The San Francisco Fire Department battles the 2015 Mission District fire

A Californian contractor faces felony grand theft and fraud charges after alleged multiple forgings of a contractor’s license to secure jobs. Notably, while operating under these false licenses, contractor Tommy Min Jue allegedly installed faulty fire alarms throughout Bay Area businesses — most prominently including one Mission District residency that suffered a fatal fire disaster in 2015.

Court documents allege that Jue, the sole proprietor of an eponymous contracting business since 2011, engaged in a pattern of behavior from 2015 to 2018 where he repeatedly obtained contractor’s license numbers not belonging to himself — falsely presenting himself as a licensed contractor order through the San Francisco Department of Building Inspection to earn trust and secure multiple fire-safety equipment installation opportunities.

Jue currently faces charges from a San Francisco district attorney including grand theft, using a contractor’s license with intent to defraud, filing a false or forged instrument, forgery, and insurance fraud.

Authorities warn Jue’s past customers to reexamine their equipment

The current charges come six years after a four-alarm fire completely destroyed the three-story residential property at 2588 Mission Street that Jue worked on installing fire alarms — and was supposed to maintain, as alleged by its owner — leaving one person dead, half a dozen injured, and over 60 residents displaced.

Now, authorities are warning anyone who had installations from Tom Jue & Company over the years to reexamine their equipment and to deal with proper credentialed contractors in the future.

“Contracting without a license, particularly when installing essential fire safety devices, erodes public trust and puts lives at risk. People who jeopardize public safety in this way must be held accountable,” stated District Attorney Boudin in a press release

“Consumers should be able to rely on a contractor’s license as an assurance that they’re being assisted by a competent expert in their field,” Boudin said.

While the 22nd and Mission Street fire is the most noteworthy incident tied to Jue, authorities’ investigation zeroed in on 15 potential job sites where he was believed to have installed equipment.

The investigation also reports that authorities believe that he was still working through his litigative battles with building owner Hawk Ling Lou until 2018, possibly installing equipment on hundreds of homes in the region in the meantime.

A 2018 investigation from local television station, KTVU FOX 2, found that Jue had reportedly been presenting himself as a licensed contractor and operated his company using the license number of another company — GC Electric — license number for almost a decade.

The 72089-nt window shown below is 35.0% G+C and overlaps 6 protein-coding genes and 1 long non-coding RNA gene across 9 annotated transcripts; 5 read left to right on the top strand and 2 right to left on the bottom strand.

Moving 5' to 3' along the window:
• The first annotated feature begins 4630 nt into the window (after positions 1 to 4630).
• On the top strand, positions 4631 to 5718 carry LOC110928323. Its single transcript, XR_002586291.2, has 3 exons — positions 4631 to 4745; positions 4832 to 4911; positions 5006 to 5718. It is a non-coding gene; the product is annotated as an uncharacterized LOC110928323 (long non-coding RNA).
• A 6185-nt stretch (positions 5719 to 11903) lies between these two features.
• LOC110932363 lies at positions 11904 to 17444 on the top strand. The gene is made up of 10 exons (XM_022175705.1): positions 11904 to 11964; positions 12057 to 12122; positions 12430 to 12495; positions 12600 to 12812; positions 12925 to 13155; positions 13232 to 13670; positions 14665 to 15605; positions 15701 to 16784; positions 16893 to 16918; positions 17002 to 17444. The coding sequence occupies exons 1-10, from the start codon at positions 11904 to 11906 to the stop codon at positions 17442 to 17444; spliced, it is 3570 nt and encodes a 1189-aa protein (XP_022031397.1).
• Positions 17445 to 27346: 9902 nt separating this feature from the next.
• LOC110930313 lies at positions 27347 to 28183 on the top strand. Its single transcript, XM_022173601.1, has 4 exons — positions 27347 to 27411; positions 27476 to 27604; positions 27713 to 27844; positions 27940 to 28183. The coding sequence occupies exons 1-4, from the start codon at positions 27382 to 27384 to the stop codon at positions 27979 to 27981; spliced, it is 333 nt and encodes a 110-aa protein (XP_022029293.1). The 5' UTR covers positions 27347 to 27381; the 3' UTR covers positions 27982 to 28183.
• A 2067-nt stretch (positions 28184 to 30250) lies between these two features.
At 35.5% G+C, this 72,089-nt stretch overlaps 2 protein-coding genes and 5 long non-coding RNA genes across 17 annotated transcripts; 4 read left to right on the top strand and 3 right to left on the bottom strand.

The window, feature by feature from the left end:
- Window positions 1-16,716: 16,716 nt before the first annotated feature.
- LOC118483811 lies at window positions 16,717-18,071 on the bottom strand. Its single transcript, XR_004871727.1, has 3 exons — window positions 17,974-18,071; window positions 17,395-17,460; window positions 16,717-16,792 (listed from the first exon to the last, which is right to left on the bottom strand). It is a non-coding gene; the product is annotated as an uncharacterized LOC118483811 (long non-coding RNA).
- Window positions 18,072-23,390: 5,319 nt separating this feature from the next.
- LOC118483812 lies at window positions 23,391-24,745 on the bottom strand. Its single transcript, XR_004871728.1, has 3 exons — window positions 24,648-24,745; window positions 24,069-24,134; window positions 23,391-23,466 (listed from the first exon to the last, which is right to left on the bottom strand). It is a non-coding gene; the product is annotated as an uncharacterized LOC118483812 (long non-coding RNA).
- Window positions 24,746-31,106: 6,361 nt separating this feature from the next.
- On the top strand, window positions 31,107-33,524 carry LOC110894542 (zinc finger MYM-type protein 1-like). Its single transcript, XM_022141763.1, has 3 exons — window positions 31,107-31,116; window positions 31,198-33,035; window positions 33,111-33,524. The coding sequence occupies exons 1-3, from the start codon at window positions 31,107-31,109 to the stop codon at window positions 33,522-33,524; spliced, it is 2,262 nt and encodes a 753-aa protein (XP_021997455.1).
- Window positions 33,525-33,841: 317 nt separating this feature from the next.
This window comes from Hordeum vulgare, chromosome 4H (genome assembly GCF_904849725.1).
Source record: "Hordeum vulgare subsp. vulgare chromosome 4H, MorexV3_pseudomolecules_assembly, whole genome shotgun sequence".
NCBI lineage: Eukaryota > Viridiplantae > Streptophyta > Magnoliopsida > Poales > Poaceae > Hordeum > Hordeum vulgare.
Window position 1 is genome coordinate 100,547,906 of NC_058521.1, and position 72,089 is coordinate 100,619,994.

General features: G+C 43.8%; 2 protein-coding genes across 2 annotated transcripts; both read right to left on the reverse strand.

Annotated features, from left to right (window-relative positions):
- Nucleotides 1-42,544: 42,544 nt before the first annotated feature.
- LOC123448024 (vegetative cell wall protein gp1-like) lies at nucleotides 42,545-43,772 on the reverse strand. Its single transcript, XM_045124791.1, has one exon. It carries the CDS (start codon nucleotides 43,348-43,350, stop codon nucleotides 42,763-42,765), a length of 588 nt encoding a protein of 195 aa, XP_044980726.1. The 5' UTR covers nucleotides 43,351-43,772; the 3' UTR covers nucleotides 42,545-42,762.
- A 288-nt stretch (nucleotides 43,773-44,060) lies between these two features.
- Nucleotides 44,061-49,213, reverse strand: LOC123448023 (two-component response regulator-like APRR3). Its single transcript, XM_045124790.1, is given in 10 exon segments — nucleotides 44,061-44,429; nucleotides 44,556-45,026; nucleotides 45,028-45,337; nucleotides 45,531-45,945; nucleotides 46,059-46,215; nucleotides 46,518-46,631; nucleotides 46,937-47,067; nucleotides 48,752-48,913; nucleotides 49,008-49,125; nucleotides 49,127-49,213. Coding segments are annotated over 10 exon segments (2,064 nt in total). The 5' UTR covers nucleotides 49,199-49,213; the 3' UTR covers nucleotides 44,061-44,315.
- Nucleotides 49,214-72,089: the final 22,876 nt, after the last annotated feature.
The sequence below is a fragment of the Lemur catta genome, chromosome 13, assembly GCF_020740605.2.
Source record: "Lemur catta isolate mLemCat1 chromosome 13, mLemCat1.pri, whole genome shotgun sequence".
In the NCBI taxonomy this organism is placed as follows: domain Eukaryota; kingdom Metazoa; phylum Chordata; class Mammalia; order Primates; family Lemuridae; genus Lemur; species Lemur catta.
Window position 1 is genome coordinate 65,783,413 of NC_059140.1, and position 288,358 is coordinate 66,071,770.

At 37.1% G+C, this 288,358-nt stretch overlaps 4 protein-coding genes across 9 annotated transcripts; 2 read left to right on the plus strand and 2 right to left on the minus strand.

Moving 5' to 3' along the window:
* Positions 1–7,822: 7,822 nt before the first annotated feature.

According to the report, San Francisco Fire Department inspector Mike Patt “simply [looked] for the sticker with the vendor’s name and license number on it…” the day after the blaze, and didn’t test to see if the alarm sounded. In that search, the station’s investigative journalists were able to glean from a wrongful death suit filing against Lou that also mentions multiple reports of failed fire alarm triggers and blocked fire exits.

In a deposition, Jue admitted that he was never an employee or licensed contractor through GC Electric, and later settled for his role in the case.

According to court documents, Jue remained working on fire-safety equipment jobs by later utilizing the Contractor’s License Number of Chan Electrical Work. This practice purportedly was in place for some time but was discovered in August of 2018, with Chan listed as a Respondent who allowed Jue to use his company’s license number to continue certifying and inspecting fire alarms. As a result, Chan Electrical Work’s license was revoked in October of 2019 according to another court filing.

A spokesperson for the Contractors State License Board said that they “have absolutely zero records with Tom Jue’s name. He doesn’t show up on any application for at least the last 15 years.”

Jue allegedly continued to operate his company and perform work through the fall of 2018 — by way of his word-of-mouth popularity with the local community, according to KTVU. Jue continued operations even after state authorities sent him a cease-and-desist.

2588 Mission Street the morning after the 2015 fire

Mission District still recovering from 2015 fire disaster

The Mission District neighborhood continues to reel from the aftermath of the 2015 fire disaster.

Dozens of businesses were forced to relocate or go under after the building was demolished in 2016, and now Lou has proposed a new nine-story building with 129 rental apartments for the site, frustrating some former residents who wish to see the lot in the heart of the city turned into 100% affordable housing in honor of the fire victims.

Erick Arguello, a community activist and president of the Calle 24 Latino Cultural District said in a pre-application meeting held over Zoom in June of last year that residents “call this building ‘La Muerte,’ because it will cause the death of our community by pushing gentrification and displacement,” and said the community “will fight tooth and nail to make sure this project does not happen.”

Jue was arraigned on March 10, 2021, and the case is underway. The lot at 22nd and Mission St. still remains vacant, with a large crater where the building once stood for decades.